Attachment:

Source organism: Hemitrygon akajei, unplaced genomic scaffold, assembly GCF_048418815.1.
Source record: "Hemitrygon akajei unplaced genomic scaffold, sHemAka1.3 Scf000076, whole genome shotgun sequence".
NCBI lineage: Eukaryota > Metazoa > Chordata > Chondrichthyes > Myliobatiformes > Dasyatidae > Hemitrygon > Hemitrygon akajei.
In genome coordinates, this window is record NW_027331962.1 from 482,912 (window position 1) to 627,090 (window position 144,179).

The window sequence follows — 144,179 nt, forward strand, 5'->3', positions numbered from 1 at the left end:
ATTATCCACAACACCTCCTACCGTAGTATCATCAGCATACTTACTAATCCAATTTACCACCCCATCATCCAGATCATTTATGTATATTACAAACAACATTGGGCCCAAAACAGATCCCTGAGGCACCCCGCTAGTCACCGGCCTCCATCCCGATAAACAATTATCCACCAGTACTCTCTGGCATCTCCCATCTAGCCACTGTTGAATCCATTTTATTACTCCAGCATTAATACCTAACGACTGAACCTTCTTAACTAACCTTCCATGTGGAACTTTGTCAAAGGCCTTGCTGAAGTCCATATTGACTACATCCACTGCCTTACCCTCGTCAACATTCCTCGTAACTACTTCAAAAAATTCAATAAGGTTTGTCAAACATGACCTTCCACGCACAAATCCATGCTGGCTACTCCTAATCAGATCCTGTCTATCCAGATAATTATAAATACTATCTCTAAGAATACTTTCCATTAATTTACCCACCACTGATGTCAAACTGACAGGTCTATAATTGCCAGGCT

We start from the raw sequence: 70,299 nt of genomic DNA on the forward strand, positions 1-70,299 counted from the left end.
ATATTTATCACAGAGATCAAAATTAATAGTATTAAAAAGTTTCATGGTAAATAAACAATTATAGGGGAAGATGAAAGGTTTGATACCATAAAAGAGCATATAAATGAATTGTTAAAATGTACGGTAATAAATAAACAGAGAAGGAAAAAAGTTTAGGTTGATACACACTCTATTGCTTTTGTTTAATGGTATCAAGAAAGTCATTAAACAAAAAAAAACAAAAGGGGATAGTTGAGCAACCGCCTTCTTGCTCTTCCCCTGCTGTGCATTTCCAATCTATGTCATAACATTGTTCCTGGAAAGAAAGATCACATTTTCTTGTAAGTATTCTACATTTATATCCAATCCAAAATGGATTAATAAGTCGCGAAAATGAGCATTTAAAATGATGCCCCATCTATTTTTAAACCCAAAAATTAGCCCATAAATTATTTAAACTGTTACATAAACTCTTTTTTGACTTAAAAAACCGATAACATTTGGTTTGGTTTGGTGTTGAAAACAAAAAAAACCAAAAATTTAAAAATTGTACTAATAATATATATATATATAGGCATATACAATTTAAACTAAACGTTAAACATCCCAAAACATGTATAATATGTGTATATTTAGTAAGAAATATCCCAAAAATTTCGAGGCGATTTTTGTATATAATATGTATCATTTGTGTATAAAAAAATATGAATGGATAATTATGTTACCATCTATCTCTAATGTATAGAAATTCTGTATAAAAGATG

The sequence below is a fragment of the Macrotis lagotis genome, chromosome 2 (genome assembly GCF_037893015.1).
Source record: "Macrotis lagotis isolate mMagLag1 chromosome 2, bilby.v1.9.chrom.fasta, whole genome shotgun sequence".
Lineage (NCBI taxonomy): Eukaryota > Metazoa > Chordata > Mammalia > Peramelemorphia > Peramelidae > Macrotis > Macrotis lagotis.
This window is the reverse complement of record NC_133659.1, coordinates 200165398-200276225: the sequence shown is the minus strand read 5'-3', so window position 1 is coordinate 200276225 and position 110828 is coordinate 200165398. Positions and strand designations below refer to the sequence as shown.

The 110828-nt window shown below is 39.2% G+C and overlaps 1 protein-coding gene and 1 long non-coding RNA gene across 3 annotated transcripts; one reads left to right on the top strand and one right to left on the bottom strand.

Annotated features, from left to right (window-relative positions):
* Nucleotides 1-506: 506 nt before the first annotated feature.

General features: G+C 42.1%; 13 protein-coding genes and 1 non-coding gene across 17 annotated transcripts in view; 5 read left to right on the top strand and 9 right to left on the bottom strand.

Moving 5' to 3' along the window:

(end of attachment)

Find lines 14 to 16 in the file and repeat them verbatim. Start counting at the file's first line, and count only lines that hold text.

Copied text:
Annotated features, from left to right (window-relative positions):
* Nucleotides 1-506: 506 nt before the first annotated feature.

General features: G+C 42.1%; 13 protein-coding genes and 1 non-coding gene across 17 annotated transcripts in view; 5 read left to right on the top strand and 9 right to left on the bottom strand.